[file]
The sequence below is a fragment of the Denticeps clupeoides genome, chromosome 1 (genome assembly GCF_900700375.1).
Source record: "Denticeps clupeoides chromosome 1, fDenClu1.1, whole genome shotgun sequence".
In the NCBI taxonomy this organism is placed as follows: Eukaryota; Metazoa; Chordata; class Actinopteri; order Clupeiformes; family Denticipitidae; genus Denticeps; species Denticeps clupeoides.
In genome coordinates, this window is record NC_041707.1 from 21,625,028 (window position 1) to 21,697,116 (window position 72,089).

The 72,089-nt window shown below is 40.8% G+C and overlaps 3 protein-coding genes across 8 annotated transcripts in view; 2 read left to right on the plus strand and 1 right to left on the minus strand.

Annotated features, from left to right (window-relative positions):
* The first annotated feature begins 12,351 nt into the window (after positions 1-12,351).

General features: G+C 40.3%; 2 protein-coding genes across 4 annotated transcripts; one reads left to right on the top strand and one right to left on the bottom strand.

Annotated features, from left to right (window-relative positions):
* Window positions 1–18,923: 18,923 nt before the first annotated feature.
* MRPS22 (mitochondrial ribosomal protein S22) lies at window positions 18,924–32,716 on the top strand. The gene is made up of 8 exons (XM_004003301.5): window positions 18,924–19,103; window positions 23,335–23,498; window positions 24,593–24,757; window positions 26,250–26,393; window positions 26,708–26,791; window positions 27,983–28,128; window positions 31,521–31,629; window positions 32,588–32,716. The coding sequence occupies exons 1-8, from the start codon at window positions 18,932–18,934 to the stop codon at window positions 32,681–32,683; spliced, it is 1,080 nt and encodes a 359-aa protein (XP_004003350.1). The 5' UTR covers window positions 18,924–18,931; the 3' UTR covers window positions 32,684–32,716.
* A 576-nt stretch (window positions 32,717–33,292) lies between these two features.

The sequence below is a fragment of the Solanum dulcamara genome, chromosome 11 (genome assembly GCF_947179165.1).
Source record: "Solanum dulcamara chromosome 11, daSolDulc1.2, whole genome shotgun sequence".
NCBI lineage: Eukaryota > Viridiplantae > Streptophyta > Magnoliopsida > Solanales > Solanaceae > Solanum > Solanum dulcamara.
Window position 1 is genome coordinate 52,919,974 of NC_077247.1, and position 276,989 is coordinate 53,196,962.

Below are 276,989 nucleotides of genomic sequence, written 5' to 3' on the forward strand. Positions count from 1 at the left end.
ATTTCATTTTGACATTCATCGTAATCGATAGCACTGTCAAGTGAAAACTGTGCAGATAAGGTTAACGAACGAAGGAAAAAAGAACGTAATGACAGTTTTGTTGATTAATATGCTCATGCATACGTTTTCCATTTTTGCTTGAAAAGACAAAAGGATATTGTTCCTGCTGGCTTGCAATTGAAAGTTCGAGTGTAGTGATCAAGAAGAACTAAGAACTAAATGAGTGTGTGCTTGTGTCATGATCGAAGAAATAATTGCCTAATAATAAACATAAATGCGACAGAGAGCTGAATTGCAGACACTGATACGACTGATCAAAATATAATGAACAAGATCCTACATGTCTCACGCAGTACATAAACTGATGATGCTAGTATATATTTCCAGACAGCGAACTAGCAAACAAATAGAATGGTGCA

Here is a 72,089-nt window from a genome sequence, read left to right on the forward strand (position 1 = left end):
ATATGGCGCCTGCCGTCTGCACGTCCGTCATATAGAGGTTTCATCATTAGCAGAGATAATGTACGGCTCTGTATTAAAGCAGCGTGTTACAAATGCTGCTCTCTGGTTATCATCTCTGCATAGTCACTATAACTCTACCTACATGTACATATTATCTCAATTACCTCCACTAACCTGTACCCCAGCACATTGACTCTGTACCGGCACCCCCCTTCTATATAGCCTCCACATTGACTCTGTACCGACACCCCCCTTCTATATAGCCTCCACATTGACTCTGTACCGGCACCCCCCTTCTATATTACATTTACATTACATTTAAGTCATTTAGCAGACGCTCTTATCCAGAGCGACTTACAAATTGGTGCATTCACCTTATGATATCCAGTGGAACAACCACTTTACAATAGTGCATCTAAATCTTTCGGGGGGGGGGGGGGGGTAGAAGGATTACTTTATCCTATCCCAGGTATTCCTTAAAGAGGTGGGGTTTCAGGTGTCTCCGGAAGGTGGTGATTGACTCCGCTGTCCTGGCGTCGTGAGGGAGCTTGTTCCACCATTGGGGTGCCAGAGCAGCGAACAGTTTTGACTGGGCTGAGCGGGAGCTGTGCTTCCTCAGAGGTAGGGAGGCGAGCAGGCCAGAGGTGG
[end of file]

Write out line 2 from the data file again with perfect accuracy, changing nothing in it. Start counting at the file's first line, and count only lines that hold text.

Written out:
Source record: "Denticeps clupeoides chromosome 1, fDenClu1.1, whole genome shotgun sequence".